Science Background and More

In the SAMBA Survey program, we seek to discover new maser sources within the nuclei of galaxies, where experience has shown H2O masers to be associated with supermassive black holes.  In some nuclei, these masers pepper the accretion disks around the black holes, lying as close as 0.1 pc to the center.  Once discovered, the angular distribution of maser features throughout individual disks may be mapped with Very Long Baseline Interferometry (VLBI).
Depending on the specifics of the galactic nucleus (e.g., orientation to the line of sight and black hole mass), from these maps, one can estimate important physical quantities with unusual precision including disk orientation, shape, and degree of warping.  No other astronomical technique can provide images of accretion disks so close to supermassive black holes.  
Once a disk has been mapped, over a period of years, one can track individual masers as they orbit the black holes and use this data to estimate the distances to the black holes.  This is particularly important because the technique is entirely geometric and independent of the luminosity calibrations common to nearly all other distance measurement techniques.  So far a "geometric distance" is available for the galaxy NGC4258 (see Nature magazine, August 5, 1999).  The fractional uncertainty in its distance is currently only seven percent, and we are working to reduce it to about three percent - what is now the most accurate distance to any galaxy will soon be even better!  With luck, geometric distances to NGC4258 and several more galaxies will ultimately provide anchors in the local universe against which calibration of the extragalactic distance scale can be checked.  Controversy still exists in that calibration at the 10 - 20 percent level (e.g., it depends on the rather uncertain distance to the Large Magellanic cloud, a satellite galaxy to our own).

 

Equipment

We use two instruments: the facility spectrometer at the Green Bank Telescope of the National Radio Astronomy Observatory, and our own custom built SAO4K autocorrelator for operations elsewhere. The GBT spectrometer supports simultaneously two 200 MHz bands in two polarizations and in two beams on the sky, with 8192 spectral channels each. When working with the GBT spectrometer, we use a double beam switched observing mode to construct total power spectra. The SAO4K supports one baseband channel (one polarization and beam) with bandwidths up to 400 MHz and 4096 spectral channels.  This corresponds to about 1.3 km/s at the rest frequency of the H2O line (22.2 GHz). When we use the SAO4K spectrometer, we use a position switched observing mode.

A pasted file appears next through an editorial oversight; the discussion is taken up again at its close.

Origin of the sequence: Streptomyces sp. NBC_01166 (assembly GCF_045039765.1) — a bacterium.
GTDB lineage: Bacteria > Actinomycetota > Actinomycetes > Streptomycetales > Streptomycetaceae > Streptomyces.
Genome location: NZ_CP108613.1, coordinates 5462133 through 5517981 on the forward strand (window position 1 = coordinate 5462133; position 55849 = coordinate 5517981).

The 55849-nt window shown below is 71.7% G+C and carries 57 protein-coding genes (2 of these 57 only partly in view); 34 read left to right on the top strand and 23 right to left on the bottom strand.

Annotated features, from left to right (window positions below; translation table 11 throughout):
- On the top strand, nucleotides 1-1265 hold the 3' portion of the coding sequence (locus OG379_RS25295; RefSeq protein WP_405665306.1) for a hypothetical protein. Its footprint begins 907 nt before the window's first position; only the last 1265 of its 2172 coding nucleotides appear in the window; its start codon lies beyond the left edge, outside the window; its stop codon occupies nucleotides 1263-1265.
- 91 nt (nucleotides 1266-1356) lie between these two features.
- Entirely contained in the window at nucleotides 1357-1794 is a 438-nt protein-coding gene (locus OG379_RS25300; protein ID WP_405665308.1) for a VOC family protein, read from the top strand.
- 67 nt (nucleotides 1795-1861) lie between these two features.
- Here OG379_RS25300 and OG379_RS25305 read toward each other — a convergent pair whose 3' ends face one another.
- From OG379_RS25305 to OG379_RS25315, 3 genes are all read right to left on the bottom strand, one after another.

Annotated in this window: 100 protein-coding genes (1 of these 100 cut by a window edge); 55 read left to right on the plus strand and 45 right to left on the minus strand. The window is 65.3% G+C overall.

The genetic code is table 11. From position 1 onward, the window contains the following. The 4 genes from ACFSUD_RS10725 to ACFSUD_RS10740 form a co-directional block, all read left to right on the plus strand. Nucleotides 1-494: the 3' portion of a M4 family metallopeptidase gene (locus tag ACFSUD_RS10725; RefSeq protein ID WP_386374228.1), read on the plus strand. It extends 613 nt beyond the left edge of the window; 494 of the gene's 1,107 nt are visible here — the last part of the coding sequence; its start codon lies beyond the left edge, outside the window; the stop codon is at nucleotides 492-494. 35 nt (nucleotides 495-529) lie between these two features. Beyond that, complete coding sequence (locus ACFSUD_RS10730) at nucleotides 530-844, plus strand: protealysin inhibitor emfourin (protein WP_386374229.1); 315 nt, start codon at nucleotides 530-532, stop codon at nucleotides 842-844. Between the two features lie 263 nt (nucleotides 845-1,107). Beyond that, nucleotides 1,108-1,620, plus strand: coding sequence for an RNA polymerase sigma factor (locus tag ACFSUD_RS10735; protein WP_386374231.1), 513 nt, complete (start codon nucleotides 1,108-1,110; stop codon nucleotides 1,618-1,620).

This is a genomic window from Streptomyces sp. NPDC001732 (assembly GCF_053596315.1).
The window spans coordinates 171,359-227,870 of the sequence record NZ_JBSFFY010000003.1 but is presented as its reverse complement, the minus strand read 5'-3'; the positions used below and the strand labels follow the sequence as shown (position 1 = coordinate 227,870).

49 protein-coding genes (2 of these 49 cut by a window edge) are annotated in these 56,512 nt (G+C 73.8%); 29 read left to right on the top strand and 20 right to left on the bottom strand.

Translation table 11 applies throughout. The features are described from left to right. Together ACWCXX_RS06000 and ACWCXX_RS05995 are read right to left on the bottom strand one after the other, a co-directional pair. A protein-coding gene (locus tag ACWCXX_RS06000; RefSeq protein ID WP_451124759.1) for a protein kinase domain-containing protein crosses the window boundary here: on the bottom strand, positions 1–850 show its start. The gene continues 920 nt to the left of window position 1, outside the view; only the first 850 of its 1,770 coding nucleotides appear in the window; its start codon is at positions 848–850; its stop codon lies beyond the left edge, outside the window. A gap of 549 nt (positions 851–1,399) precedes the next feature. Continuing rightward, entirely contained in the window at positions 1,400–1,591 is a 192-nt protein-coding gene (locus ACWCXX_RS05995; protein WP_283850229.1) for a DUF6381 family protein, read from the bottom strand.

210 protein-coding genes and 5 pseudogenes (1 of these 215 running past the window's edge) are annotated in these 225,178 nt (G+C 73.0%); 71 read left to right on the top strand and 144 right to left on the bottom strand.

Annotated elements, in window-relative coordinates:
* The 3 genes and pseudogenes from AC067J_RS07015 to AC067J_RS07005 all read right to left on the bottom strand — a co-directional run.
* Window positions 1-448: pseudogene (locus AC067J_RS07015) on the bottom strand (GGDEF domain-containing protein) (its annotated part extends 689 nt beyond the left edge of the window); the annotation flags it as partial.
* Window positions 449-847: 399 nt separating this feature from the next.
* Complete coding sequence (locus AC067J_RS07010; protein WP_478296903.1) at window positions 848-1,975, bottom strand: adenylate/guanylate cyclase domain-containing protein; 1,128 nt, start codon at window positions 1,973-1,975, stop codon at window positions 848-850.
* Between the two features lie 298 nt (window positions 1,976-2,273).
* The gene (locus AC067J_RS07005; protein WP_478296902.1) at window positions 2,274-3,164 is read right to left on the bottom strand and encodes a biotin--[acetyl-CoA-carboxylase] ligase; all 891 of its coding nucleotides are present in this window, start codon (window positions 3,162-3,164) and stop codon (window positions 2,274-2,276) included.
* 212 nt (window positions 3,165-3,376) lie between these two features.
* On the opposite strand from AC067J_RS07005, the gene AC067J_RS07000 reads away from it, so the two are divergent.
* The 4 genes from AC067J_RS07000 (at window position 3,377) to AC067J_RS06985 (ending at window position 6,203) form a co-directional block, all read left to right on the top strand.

The Match Between Equipment and Science

The GBT and SAO4K spectrometers are unusual in their wide bandwidth capability.  Known H2O masers in active galactic nuclei (AGN) display typically sub-Jy spectral lines distributed over hundreds of thousands of km/s, where the bandwidth is dictated by the rotation speed of the disk at radii where maser action is excited.  That speed is impossible to predict in advance of discovery, so the widest possible instantaneous bandwidth is critical for efficient surveys of large numbers of galaxies.  Except for studies conducted with the Nobeyama 45-m telescope since 1992 (see Nakai, Inoue, & Miyoshi 1993, January, Nature), most past studies of H2O masers have been burdened by the narrow bandwidth of the available autocorrelators.
We have deployed SAO4K at the 70-m diameter antennas of the NASA Deep Space Network (DSN), which are among the most sensitive in the world at 22 GHz.  Because the masers are so weak, the combination of sensitivity and bandwidth is critical.  Unfortunately, it is also hard to come by.  There are only three antennas in the northern hemisphere at which maser surveys are feasible.  We use the Green Bank Telescope and the 70-m NASA antenna near Robledo de Chavela in Spain. (The third northern telescope is at Effelsberg, Germany.)  In the southern hemisphere, we use NASA's sister antenna near Canberra, Australia - it is the only competitive facility.  (The aperture of the well-known 64-m Parkes antenna is at least four times less sensitive.)
Although the DSN telescopes have wide bandwidth receivers, they do not have wide bandwidth spectrometers with high frequency resolution (i.e., on the order of a maser line's width).  Through the marriage of the SAO4K and the 70-m antennas of the NASA DSN (or through use of facilities at the GBT) it is practical to search for new masers and to study in detail the supermassive black holes that power them.

 

Software

Reduction of SAO4K and GBT Spectrometer data is accomplished via scripts written in IDL, which provides advantages over the NRAO AIPS++ package.
Operation of SAO4K depends on a general software package developed by Tom Kuiper of NASA's Jet Propulsion Laboratory (JPL) to run other Spaceborne correlators at DSN facilities.
The correlator is serviced by a laptop running a server.  The server communicates with a client running on local radio science workstations.  This client controls other servers at the DSN stations, such as those that manage the radio astronomy instruments and antenna motion.
 

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Last modified on 3/28/04
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